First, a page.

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John Green's New Novel Helped Him Figure Out His Own Mental Illness

In a visit to AM to DM, Green talked about pulling from his early struggles with OCD to write the main character of Turtles All The Way Down.

Posted on October 10, 2017, at 4:07 p.m. ET

In a chat on AM to DM's The Sit Down on Tuesday morning, best-selling author John Green talked about the ways in which his own experiences with OCD helped him write his new novel, Turtles All The Way Down.

Penguin Random House

The book follows 16-year-old Aza Holmes — who, like Green, has OCD and anxiety — as she tries to solve the mystery of a missing local billionaire. Green said he wanted to write a detective story in which the detective's obsessiveness is "distinctly unhelpful" in trying to solve the case.

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"A lot of times, detectives are portrayed as obsessive, and that's somehow linked to their observational genius," Green said. "But that's completely opposite to my experience having OCD, which is that when I'm really sick I can't notice anything outside of the world of myself."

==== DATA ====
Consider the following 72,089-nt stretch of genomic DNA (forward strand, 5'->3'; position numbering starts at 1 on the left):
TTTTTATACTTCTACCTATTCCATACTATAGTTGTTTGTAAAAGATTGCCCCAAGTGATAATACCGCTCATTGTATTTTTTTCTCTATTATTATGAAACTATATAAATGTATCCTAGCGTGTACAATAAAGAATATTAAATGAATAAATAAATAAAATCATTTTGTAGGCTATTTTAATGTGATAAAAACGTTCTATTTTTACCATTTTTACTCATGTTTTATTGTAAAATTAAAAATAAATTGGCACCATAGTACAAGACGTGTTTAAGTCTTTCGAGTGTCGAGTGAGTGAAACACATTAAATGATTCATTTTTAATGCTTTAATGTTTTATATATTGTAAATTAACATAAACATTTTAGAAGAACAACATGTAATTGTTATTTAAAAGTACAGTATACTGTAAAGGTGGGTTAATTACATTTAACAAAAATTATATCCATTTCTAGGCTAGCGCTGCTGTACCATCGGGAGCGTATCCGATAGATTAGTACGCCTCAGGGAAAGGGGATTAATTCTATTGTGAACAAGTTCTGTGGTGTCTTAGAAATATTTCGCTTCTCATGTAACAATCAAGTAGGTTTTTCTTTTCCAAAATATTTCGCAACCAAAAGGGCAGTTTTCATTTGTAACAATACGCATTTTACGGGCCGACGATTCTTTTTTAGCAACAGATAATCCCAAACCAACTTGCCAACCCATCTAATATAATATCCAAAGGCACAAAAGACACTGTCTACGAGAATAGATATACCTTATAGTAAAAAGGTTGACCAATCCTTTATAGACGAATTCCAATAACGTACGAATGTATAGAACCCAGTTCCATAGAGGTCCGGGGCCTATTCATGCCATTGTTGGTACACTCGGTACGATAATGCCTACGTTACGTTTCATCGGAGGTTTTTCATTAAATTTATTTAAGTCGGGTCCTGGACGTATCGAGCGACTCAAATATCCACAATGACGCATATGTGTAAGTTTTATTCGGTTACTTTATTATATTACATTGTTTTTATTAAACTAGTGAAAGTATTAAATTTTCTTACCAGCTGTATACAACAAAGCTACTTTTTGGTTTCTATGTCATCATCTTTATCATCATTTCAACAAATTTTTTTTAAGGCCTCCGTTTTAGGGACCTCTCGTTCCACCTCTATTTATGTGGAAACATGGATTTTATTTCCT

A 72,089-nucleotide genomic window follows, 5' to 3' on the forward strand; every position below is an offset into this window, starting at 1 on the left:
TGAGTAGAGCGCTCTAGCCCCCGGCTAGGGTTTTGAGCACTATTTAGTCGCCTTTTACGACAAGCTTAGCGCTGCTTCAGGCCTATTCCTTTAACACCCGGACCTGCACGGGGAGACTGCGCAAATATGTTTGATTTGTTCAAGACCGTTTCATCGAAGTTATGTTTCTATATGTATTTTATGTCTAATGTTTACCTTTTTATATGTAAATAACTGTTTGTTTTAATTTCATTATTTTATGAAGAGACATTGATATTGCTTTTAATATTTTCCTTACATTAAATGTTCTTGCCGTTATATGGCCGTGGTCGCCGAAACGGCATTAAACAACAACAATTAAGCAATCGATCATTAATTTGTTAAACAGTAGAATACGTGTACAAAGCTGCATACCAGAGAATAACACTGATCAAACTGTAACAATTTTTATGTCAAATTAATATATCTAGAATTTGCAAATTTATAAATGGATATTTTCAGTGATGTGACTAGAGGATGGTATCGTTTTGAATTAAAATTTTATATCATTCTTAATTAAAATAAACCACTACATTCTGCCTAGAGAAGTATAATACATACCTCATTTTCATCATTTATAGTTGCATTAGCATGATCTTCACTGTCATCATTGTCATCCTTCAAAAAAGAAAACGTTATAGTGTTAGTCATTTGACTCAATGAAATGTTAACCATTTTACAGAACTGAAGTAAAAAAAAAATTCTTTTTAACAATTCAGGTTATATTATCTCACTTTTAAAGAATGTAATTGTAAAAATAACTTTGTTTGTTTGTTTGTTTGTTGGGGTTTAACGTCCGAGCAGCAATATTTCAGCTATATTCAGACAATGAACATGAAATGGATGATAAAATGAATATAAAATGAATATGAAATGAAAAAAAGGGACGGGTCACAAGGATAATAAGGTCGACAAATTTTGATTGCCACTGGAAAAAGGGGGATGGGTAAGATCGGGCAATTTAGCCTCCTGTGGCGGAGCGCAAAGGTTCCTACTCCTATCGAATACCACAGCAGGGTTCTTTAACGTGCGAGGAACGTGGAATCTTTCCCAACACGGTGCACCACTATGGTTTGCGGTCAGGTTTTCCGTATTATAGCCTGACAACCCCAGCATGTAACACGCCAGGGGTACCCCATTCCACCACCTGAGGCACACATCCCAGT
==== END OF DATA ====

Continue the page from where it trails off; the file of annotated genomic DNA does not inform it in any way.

Green also spoke about the importance of finding ways to describe mental illness, so that those who live with it (and those close to someone who does) can better understand what they're going through. He said he wrote the book "in the wake of an extended period of unwellness" and that doing so helped him make sense of what he's been dealing with since he was a teen.

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"One of the terrifying things about psychic pain is that it's so abstract," he said. "You can't talk about it the way you talk about a table. That makes it all the more isolating, for me at least, and also scary."

And yes, if you're wondering, it is a coincidence — "amazingly enough," according to Green — that this book is coming out on World Mental Health Day.

@knittytwoshoes / Via Twitter: @knittytwoshoes

You can read the first two chapters of Turtles All the Way Down here, and find out more about the book here. Watch the full clip from John Green's interview with Isaac Fitzgerald here.

A BuzzFeed News investigation, in partnership with the International Consortium of Investigative Journalists, based on thousands of documents the government didn't want you to see.